Anchored by two former railroad right-of-ways that once met in Oviedo, the Cross Seminole Trail is a backbone for access to parks and trails across the county.
However, there is a gap between the two parts of the trail that radiate out of Oviedo, and no single trailhead for both to use. So we describe each segment independently.
Cyclists can connect them on sidewalks or bike lanes in Oviedo, but most casual users just ride on one or the other. Both see a fair amount of use from locals who live along these trails.
Running from downtown Oviedo to the St. Johns River, the northern segment also provides a corridor for the Florida National Scenic Trail through suburbia.
Our resources for exploring the area
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Location: Oviedo to Orlando and Sanford
Length: 27.6 mile linear corridor with gaps
Land manager: Seminole County
Open dawn to dusk. Leashed pets welcome. Please use designated parking areas for access. Note when gates are locked at trailheads and return before they are.
This is an urban bike path. Be alert to your surroundings for your personal safety. Do not leave your gear unattended or your bike unlocked when out of sight of it.
Public restrooms adjoin the trail at Black Hammock Trailhead, Big Tree Park, Greenwood Lakes Park, and Trailhead Park.
About the Trail
Cross Seminole Trail North
The first sections of the Cross Seminole Trail to be put in place over 20 years ago stretched from downtown Oviedo to Winter Springs and through Lake Mary.
Gaps remain along this route, but you can follow trail signage for 21 miles to reach the Spring to Spring Trail in Volusia County just north of the St. Johns River in Sanford.
Cross Seminole Trail West
Disconnected from the north segment by less than a mile, this 6.6 mile segment leads west from Oviedo towards the Orlando metro, where it meets the Cady Way Trail at the county line.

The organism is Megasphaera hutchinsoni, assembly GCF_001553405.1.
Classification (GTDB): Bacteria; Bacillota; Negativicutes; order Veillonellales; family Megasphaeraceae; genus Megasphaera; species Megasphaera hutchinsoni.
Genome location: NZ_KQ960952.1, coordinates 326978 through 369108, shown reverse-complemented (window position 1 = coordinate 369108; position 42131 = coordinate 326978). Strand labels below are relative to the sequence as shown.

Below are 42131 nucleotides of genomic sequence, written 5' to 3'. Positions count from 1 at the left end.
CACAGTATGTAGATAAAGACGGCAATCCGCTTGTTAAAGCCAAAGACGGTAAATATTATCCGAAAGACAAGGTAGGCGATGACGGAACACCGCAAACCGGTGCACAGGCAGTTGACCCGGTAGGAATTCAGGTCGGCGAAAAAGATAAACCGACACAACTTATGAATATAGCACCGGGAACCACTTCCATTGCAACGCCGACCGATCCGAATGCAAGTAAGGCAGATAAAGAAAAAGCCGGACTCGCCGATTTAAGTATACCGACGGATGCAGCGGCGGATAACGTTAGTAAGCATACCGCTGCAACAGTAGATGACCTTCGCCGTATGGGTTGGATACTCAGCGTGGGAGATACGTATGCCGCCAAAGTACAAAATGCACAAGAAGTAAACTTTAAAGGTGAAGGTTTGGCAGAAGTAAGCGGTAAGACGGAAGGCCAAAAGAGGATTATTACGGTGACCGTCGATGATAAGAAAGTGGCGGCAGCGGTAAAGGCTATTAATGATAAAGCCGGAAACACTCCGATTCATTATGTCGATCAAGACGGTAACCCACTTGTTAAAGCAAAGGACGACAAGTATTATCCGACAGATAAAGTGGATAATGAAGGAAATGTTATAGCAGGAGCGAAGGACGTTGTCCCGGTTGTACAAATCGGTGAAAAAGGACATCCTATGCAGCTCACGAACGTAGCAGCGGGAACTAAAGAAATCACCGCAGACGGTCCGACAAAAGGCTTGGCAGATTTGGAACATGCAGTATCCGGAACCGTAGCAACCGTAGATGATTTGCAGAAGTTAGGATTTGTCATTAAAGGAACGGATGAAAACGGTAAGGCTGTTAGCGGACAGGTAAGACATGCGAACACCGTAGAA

Despite our presentation of these two segments based on their age and popularity and rides out of Oviedo to each terminus, the mile markers you see start at Mile 0.0 at the Cady Way Trail and end in Sanford.
Click on any icon on the map to pull up trail or park details or obtain directions to a trailhead.
Using the Cross Seminole Trail, you can ride right to these regional bike paths and keep going.
The northernmost miles of the Cross Seminole Trail are also part of a much longer route called the Florida Coast to Coast Trail, a bike path spanning from Titusville to St. Petersburg.
Along the Route
Visit these stops along the Cross Seminole Trail
Protecting more than 1,500 acres along Lake Jesup, Spring Hammock Preserve is home to some of Florida’s oldest and largest cypress trees
To see the Florida Trail from a different perspective, our friend Richard drove over from the coast to join Sandy and I for a recumbent trike ride on the Cross Seminole Trail.
While The Senator is a charred stump, thanks to an arsonist, the grandeur of its surroundings at Big Tree Park – including a 2,000-year-old cypress – has reopened to the public.
JK finishes up his last Florida Trail miles in Seminole County as he continues to fill in the blanks on a section hike of the statewide Florida Trail.